Instead, he believes that the landscape exerts a more benign influence, encouraging 'harmonious thoughts' and 'a soul by truth refined' resulting in the happy outcome of 'Entire affection for all human kind'. Keats explored the prehistoric stone circle at Castlerigg in Cumberland while on a walking tour, describing it as 'a dismal cirque of Druid stone upon a forlorn moor'. And his description of an ancient Greek sacrifice in Ode on a Grecian Urn somehow evokes a much more familiar, damp and northern landscape:
'To what green altar, O mysterious priest,
Lead'st thou that heifer lowing at the skies?'.

The ancient druids left no written accounts of themselves and were first described by Julius Caesar in the 50s BC as a priestly class, wielding much influence and responsible for organising worship and sacrifice to the gods, divination and judicial procedure in Gaulish and British society. The term druid is generally agreed to derive from the old Gaelic word for oak, 'duir', and oak trees are central to druidic culture. As Bellini's opera opens, a chorus of druids awaits the arrival of Norma, their chief priestess, to cut mistletoe in the sacred oak grove as the new moon rises, invoking the tree spirit of Irminsul.

Oak forests once covered much of western Europe and Celts, Baltic tribes, Germans and Slavs all established holy places in oak groves to worship gods of thunder and air and storm, many of whom manifested themselves in the form of lightning bolts. A great tree struck by lightning was seen to provide a channel by which the unpredictable sky gods could reach down to the earth and the world of men. Druids revered the oak above all trees because they believed it to contain the strength and energy of their powerful god Esus. When mistletoe grew on an oak it was seen as especially sacred; the white berries representing the sperm of the god, the seed of life.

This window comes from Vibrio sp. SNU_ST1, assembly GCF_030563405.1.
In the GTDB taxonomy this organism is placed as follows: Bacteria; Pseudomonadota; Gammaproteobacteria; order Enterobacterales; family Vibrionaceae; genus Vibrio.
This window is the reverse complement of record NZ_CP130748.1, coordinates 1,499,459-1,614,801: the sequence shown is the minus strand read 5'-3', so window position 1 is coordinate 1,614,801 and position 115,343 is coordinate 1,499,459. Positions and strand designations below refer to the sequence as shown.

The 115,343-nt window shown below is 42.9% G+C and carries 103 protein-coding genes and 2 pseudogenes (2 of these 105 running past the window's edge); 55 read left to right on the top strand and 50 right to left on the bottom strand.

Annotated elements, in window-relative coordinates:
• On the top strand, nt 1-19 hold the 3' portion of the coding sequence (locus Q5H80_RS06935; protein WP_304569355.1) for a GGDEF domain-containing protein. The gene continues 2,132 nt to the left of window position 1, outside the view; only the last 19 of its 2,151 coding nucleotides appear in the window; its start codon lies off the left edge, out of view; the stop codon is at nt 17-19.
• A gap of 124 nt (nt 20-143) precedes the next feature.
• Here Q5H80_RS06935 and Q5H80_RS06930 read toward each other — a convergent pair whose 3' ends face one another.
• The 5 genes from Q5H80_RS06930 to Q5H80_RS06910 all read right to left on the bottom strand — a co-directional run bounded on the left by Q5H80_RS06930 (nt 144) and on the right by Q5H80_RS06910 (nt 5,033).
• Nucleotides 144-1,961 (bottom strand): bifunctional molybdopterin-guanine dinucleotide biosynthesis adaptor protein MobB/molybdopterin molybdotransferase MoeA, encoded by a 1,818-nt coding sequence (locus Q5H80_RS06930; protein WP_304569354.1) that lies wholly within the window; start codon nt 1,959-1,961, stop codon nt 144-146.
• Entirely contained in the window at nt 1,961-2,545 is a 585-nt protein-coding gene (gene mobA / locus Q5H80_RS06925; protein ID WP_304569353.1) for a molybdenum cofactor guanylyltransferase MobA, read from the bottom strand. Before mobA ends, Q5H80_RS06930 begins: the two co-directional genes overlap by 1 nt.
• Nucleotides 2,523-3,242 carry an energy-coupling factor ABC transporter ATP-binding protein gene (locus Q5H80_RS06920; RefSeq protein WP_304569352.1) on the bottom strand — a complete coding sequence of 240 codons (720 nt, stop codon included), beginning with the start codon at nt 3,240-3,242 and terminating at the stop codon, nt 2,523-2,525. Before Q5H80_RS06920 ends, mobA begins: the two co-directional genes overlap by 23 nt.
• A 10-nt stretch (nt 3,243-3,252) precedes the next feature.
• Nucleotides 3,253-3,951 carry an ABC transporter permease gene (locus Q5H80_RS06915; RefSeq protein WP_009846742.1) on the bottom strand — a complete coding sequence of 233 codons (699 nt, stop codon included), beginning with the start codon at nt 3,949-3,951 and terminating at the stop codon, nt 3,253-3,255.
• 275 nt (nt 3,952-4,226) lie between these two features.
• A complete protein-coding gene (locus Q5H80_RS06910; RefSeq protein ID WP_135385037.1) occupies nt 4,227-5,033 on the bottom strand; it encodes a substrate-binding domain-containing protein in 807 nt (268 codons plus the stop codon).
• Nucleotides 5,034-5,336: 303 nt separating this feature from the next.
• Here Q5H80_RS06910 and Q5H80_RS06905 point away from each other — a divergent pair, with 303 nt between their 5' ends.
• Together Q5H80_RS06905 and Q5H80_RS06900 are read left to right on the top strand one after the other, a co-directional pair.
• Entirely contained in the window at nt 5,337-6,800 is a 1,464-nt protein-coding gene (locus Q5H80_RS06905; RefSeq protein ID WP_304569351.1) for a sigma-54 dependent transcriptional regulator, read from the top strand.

Irminsul was both a tree spirit and a part of the tree itself, a tree trunk that acted sometimes as a seat or throne during ritual ceremonies and was sometimes venerated as a life-giving, all sustaining pillar, connecting earth and air. These tree pillars were thought to contain the essence of a god and were worshipped beneath the open sky.

The fact that the druidical tradition, along with other ancient religions, allowed both male and female priests and that the latter were figures of power and authority, often required by their religion to be celibate, appealed directly to the Romantic imagination. Writers could create strong female characters who were nonetheless fallible human creatures, torn between love and duty. In 19th century opera, this would give rise to Cherubini's Medée (Medea), a sorceress who used her powers to take revenge on Jason, the man who loved, used and then abandoned her. Bizet, in The Pearl Fishers, has Leila, a virgin priestess of Brahma whose prayers are required to ensure the safety of the fishermen and who is unable to deny her love for Nadir. She is, however, a mewling milksop compared to Medea and Norma, both toweringly dramatic figures, women who have been wronged, who have loved with passionate intensity and who are faced with terrible moral choices. In this century, both roles were rediscovered and reinterpreted for a new generation by Maria Callas in all her histrionic glory.

Norma is a virgin priestess who is also a mother; a dutiful daughter who has broken all the rules, a spiritual leader who has given herself to a man who represents the opposite of everything she believes in, a believer in the life force who is prepared to bring death. As Bellini required, she weeps, she is horrified, she dies through singing.